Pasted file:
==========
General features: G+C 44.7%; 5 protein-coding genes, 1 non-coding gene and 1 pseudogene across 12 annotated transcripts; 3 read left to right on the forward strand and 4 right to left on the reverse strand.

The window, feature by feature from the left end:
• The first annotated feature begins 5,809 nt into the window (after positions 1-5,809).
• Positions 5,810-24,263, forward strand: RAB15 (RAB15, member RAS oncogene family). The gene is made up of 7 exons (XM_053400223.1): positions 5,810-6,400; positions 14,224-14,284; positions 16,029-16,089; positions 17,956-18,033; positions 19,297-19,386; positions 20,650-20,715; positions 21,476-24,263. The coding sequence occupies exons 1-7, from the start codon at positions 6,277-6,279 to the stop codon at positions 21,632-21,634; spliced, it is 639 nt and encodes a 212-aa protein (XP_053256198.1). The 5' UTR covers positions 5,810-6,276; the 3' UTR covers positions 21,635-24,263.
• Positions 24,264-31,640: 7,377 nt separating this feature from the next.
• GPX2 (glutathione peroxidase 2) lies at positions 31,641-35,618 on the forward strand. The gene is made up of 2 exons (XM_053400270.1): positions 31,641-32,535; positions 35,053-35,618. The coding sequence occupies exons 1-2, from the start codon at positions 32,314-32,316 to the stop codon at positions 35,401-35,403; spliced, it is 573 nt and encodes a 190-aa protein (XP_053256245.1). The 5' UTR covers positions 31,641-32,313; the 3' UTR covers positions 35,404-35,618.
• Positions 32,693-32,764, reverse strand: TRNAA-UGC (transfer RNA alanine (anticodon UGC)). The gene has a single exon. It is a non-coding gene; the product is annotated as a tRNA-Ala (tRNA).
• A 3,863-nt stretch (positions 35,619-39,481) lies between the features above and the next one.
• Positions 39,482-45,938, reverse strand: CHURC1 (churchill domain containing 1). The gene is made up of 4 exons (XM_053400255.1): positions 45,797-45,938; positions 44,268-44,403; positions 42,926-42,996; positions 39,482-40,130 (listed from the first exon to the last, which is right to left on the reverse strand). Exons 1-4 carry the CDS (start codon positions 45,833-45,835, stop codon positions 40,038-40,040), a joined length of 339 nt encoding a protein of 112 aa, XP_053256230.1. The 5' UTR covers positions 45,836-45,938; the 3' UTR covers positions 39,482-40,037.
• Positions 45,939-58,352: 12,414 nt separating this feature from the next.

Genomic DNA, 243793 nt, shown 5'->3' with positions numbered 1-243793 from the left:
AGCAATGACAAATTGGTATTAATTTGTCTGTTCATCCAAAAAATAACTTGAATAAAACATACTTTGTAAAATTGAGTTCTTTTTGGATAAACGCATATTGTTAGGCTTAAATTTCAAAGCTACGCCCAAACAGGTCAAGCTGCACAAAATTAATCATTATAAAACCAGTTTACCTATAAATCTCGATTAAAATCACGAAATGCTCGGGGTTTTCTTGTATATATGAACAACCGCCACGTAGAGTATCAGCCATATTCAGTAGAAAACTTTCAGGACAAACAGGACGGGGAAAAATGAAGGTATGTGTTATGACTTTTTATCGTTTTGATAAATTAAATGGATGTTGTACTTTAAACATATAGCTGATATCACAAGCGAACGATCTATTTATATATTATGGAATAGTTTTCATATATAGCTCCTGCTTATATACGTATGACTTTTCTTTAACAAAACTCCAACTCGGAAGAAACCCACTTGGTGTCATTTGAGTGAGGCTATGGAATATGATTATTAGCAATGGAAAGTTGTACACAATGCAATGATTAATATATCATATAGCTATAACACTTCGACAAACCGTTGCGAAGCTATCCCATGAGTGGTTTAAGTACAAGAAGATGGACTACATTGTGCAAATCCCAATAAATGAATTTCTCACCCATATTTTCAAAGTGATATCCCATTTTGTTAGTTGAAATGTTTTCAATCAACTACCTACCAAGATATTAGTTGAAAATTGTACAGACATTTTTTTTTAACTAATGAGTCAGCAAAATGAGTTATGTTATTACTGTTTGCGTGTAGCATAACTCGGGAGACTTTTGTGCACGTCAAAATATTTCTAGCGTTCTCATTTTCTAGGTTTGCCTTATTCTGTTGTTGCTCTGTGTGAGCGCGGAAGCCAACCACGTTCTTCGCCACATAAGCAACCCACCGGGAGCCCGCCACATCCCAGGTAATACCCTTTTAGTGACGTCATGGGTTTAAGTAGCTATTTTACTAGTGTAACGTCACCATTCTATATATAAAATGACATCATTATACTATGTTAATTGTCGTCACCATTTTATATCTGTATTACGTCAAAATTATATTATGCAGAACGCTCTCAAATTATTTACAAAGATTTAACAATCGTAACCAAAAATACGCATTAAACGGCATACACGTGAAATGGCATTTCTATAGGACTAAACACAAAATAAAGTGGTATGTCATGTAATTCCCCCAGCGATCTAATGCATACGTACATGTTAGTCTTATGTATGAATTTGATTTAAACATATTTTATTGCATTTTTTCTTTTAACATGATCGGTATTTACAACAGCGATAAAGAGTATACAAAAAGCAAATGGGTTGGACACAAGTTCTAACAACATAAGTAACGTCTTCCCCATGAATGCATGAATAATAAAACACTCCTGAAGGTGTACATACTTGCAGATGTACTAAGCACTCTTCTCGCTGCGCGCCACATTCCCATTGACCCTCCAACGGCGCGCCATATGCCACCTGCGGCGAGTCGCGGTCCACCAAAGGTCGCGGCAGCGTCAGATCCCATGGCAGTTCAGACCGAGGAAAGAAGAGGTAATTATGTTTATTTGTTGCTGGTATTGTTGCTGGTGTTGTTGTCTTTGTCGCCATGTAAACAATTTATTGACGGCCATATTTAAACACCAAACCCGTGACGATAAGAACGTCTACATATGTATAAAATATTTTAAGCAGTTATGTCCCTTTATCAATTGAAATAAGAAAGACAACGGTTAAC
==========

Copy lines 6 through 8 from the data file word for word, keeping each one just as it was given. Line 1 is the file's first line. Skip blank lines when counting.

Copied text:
• GPX2 (glutathione peroxidase 2) lies at positions 31,641-35,618 on the forward strand. The gene is made up of 2 exons (XM_053400270.1): positions 31,641-32,535; positions 35,053-35,618. The coding sequence occupies exons 1-2, from the start codon at positions 32,314-32,316 to the stop codon at positions 35,401-35,403; spliced, it is 573 nt and encodes a 190-aa protein (XP_053256245.1). The 5' UTR covers positions 31,641-32,313; the 3' UTR covers positions 35,404-35,618.
• Positions 32,693-32,764, reverse strand: TRNAA-UGC (transfer RNA alanine (anticodon UGC)). The gene has a single exon. It is a non-coding gene; the product is annotated as a tRNA-Ala (tRNA).
• A 3,863-nt stretch (positions 35,619-39,481) lies between the features above and the next one.